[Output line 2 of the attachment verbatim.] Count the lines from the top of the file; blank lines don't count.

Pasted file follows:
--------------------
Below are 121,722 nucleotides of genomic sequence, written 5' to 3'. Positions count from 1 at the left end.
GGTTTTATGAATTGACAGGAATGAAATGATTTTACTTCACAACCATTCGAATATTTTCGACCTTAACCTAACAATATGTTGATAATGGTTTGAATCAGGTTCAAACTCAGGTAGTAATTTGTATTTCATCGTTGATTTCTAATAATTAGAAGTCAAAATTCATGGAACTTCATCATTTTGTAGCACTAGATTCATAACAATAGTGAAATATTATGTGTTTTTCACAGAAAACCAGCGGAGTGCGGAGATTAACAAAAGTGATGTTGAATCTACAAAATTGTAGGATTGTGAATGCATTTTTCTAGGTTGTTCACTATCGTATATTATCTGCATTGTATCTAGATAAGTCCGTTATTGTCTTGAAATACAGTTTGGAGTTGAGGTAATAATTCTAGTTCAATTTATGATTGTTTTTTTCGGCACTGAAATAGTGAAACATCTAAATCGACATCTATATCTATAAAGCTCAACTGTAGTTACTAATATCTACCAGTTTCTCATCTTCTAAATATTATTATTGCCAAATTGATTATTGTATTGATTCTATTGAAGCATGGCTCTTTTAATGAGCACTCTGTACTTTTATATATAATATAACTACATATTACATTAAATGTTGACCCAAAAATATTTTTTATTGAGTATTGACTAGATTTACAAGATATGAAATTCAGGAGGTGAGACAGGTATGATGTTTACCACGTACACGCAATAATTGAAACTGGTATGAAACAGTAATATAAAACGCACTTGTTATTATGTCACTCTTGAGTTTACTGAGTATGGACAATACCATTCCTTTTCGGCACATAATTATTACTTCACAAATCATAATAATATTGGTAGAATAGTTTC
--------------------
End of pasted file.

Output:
GGTTTTATGAATTGACAGGAATGAAATGATTTTACTTCACAACCATTCGAATATTTTCGACCTTAACCTAACAATATGTTGATAATGGTTTGAATCAGGTTCAAACTCAGGTAGTAATTTGTATTTCATCGTTGATTTCTAATAATTAGAAGTCAAAATTCATGGAACTTCATCATTTTGTAGCACTAGATTCATAACAATAGTGAAATATTATGTGTTTTTCACAGAAAACCAGCGGAGTGCGGAGATTAACAAAAGTGATGTTGAATCTACAAAATTGTAGGATTGTGAATGCATTTTTCTAGGTTGTTCACTATCGTATATTATCTGCATTGTATCTAGATAAGTCCGTTATTGTCTTGAAATACAGTTTGGAGTTGAGGTAATAATTCTAGTTCAATTTATGATTGTTTTTTTCGGCACTGAAATAGTGAAACATCTAAATCGACATCTATATCTATAAAGCTCAACTGTAGTTACTAATATCTACCAGTTTCTCATCTTCTAAATATTATTATTGCCAAATTGATTATTGTATTGATTCTATTGAAGCATGGCTCTTTTAATGAGCACTCTGTACTTTTATATATAATATAACTACATATTACATTAAATGTTGACCCAAAAATATTTTTTATTGAGTATTGACTAGATTTACAAGATATGAAATTCAGGAGGTGAGACAGGTATGATGTTTACCACGTACACGCAATAATTGAAACTGGTATGAAACAGTAATATAAAACGCACTTGTTATTATGTCACTCTTGAGTTTACTGAGTATGGACAATACCATTCCTTTTCGGCACATAATTATTACTTCACAAATCATAATAATATTGGTAGAATAGTTTC